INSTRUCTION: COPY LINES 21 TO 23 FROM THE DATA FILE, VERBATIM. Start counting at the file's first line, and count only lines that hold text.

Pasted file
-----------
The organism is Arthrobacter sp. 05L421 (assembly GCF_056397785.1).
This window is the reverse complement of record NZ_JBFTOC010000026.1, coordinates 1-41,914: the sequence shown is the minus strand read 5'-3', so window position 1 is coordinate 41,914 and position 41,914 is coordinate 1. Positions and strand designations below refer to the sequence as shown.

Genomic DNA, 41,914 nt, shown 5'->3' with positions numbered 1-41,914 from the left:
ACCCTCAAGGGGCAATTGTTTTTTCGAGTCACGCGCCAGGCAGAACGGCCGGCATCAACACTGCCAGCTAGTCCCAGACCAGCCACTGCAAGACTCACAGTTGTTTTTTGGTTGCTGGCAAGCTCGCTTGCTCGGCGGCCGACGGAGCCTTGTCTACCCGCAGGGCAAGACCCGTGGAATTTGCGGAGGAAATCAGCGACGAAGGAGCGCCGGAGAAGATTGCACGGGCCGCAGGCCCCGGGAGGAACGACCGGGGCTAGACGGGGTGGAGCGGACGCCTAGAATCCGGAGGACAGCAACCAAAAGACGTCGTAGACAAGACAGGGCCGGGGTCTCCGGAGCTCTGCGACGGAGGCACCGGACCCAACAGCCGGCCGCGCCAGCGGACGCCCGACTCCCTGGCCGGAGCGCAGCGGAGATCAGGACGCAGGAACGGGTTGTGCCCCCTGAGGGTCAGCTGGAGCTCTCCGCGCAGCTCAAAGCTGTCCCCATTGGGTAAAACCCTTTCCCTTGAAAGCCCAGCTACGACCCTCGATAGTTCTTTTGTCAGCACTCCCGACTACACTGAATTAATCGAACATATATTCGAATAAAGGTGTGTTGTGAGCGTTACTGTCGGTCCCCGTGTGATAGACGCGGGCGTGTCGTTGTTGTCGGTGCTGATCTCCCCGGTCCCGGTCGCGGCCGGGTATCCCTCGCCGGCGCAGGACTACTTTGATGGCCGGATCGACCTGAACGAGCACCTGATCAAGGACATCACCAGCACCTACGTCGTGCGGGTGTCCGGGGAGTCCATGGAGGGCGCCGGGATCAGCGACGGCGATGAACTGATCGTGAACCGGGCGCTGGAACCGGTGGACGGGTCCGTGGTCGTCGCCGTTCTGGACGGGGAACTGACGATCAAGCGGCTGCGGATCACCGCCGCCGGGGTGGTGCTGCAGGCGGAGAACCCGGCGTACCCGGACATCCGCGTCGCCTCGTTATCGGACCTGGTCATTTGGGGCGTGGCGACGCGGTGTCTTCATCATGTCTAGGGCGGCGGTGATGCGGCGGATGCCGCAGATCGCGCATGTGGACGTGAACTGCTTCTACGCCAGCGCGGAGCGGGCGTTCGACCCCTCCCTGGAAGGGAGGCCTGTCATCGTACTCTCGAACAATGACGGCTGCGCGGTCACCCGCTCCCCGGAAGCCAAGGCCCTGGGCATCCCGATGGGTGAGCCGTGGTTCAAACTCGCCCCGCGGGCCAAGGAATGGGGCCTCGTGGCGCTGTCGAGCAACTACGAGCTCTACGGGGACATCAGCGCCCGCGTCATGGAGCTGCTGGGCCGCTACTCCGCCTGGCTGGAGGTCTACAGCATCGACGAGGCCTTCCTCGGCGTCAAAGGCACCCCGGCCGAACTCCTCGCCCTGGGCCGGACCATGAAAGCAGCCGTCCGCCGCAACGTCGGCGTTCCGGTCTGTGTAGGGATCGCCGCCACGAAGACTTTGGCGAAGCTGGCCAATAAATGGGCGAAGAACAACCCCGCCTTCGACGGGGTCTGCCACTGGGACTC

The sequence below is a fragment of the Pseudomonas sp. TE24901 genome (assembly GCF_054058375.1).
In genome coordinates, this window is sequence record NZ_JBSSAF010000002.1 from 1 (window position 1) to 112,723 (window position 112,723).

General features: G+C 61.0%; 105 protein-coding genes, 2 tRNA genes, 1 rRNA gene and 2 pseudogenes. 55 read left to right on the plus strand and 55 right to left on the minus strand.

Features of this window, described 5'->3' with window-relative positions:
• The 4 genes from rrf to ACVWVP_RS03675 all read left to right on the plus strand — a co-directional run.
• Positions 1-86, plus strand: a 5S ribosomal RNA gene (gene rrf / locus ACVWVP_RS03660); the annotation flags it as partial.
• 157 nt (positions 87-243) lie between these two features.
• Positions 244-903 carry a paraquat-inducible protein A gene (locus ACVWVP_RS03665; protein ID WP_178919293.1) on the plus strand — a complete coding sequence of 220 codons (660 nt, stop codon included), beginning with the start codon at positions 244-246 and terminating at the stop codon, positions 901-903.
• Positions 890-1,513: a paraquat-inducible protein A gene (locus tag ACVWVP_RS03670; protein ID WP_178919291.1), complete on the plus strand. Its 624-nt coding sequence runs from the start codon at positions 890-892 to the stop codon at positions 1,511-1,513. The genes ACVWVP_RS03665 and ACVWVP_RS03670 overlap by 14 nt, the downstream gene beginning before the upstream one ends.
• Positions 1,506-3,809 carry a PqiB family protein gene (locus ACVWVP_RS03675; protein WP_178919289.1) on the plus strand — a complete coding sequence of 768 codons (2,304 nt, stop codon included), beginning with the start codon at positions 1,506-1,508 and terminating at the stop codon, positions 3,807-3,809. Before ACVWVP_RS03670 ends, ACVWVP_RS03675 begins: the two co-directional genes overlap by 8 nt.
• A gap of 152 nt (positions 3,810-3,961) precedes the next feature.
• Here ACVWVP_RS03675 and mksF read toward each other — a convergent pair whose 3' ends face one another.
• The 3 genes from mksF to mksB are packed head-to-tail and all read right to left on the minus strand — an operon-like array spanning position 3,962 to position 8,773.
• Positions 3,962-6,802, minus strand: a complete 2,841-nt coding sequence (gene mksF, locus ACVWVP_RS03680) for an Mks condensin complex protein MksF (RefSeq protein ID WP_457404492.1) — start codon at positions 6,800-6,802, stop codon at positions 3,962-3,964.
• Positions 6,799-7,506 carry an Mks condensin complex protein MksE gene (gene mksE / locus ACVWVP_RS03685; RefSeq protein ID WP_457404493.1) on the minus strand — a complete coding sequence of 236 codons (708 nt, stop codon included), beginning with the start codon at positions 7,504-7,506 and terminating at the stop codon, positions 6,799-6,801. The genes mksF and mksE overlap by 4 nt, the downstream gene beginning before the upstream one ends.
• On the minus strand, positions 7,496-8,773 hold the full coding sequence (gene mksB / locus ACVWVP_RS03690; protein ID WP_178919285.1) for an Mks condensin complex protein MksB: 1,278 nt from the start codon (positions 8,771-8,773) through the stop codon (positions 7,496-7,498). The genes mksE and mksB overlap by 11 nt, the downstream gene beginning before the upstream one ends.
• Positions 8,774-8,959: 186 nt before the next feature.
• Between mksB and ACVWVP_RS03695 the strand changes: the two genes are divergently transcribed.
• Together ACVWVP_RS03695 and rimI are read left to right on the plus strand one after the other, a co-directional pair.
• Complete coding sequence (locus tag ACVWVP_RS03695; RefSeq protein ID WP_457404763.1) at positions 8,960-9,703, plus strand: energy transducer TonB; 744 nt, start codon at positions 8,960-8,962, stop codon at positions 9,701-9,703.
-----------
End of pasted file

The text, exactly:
• Positions 8,774-8,959: 186 nt before the next feature.
• Between mksB and ACVWVP_RS03695 the strand changes: the two genes are divergently transcribed.
• Together ACVWVP_RS03695 and rimI are read left to right on the plus strand one after the other, a co-directional pair.